Christine Wilna Hodgson

Published April 1, 2003

Ms. Hodgson

Those who planned Willy Hodgson’s funeral knew her life had touched so many people that the local Anglican church would not be able to hold all her mourners.

So the service was held at the larger Moose Jaw Alliance Church, with more than 400 people in attendance, including Saskatchewan’s lieutenant governor.

Ms. Hodgson, a member of the Plains Cree nation and a psychiatric nurse by training, served Saskatchewan as a social worker, rehabilitation co-ordinator and therapist and as an employment counsellor for Indian and Métis people, particularly women.

Christine Wilna Hodgson, or Willy as she was known, died Feb. 14 at Moose Jaw Union Hospital at age 67 after a long battle with cancer.

Her funeral was conducted by Rev. John Matheson and David Foley, a Salvation Army member who worked with Ms. Hodgson in Moose Jaw on housing issues. Relative Hector Ahenakew delivered the Lord’s Prayer in Cree.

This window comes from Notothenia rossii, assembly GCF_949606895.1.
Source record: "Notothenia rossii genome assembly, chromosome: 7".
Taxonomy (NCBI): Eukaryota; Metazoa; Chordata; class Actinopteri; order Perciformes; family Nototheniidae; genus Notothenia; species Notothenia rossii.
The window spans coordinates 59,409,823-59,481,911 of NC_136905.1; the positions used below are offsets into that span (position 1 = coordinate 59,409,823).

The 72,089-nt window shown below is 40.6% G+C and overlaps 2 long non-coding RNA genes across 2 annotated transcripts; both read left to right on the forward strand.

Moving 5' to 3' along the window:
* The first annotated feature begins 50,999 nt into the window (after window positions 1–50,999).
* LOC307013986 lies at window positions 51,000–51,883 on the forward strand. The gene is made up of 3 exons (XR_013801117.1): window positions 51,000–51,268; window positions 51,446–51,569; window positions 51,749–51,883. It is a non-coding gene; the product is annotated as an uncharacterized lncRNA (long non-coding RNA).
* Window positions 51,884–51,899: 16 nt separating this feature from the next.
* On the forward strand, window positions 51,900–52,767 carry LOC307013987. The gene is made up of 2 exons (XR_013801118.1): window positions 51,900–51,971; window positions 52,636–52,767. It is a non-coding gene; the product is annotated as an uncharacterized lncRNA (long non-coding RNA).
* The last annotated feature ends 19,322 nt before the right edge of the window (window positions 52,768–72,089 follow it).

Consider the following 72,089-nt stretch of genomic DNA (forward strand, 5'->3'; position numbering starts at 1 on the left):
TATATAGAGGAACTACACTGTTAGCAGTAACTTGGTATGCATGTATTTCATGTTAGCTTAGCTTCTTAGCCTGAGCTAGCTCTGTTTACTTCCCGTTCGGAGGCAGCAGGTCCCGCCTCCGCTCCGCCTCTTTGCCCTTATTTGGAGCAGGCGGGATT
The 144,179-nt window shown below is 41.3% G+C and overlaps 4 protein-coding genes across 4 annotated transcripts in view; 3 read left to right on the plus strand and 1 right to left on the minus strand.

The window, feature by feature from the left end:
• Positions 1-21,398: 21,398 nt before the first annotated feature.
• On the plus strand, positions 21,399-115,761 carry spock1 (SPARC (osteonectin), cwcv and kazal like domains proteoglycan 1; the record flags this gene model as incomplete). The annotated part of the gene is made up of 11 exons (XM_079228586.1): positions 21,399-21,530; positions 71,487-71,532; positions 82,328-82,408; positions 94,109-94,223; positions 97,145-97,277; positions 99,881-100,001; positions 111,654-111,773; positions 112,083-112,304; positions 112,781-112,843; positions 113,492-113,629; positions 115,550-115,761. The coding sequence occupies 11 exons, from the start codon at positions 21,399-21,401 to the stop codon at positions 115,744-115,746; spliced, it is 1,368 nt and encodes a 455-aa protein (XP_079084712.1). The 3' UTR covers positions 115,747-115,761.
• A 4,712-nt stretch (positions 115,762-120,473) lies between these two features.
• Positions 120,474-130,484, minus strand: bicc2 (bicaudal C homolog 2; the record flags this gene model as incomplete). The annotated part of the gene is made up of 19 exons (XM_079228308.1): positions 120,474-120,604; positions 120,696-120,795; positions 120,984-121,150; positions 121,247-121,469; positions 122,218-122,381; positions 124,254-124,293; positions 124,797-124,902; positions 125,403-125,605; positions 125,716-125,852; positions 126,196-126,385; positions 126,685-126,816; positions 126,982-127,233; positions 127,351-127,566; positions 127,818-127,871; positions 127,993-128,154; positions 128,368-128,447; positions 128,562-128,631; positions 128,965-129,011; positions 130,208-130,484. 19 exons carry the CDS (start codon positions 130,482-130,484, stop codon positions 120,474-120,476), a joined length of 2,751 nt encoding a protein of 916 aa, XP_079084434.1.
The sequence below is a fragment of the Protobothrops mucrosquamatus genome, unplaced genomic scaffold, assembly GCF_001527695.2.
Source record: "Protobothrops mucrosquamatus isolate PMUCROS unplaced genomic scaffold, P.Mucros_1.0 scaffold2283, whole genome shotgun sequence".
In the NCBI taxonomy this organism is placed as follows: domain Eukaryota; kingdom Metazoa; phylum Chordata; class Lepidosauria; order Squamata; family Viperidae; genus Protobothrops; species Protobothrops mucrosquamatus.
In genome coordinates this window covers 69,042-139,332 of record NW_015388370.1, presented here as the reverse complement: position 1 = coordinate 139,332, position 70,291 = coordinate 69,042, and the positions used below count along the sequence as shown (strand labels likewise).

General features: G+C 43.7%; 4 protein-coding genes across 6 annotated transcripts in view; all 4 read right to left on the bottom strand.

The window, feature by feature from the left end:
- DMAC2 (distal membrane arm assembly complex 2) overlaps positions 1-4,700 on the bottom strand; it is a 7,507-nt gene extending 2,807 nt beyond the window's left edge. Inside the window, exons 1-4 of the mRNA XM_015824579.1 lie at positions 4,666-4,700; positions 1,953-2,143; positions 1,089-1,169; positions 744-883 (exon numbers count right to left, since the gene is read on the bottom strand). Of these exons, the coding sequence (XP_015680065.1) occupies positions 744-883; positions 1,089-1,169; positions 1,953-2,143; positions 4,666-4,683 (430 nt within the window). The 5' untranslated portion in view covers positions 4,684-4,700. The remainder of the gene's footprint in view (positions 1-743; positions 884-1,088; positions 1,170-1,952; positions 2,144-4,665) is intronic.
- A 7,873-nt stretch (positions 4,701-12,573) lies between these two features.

Last year, Ms. Hodgson was awarded the Order of Canada, the country’s highest honour. She was also the recipient of the Saskatchewan Order of Merit in 1994 and a Women of Distinction Award from Moose Jaw for her work as a community mentor in 1998.

She worked with mentally and physically disabled people and served in recent years as a native elder and facilitator with the federal government as it worked on models for alternative dispute resolution processes with former students of residential schools.

A lifetime Anglican, Ms. Hodgson also served as chair of the national church’s Council for Native Ministries, the predecessor of the Anglican Council of Indigenous Peoples (ACIP).

As a community member of the Saskatchewan law society, she assisted the ACIP in its response to provincial law societies about the manner in which lawyers were soliciting former students of residential schools to initiate or join lawsuits. She was a member of 2001 General Synod at Waterloo, Ont., and was elected to the national eco-justice committee. She was unable to attend eco-justice meetings due to her illness.

She is survived by her husband Bill and their four children Billy, Dean, Heather and Fern as well as grandchildren.


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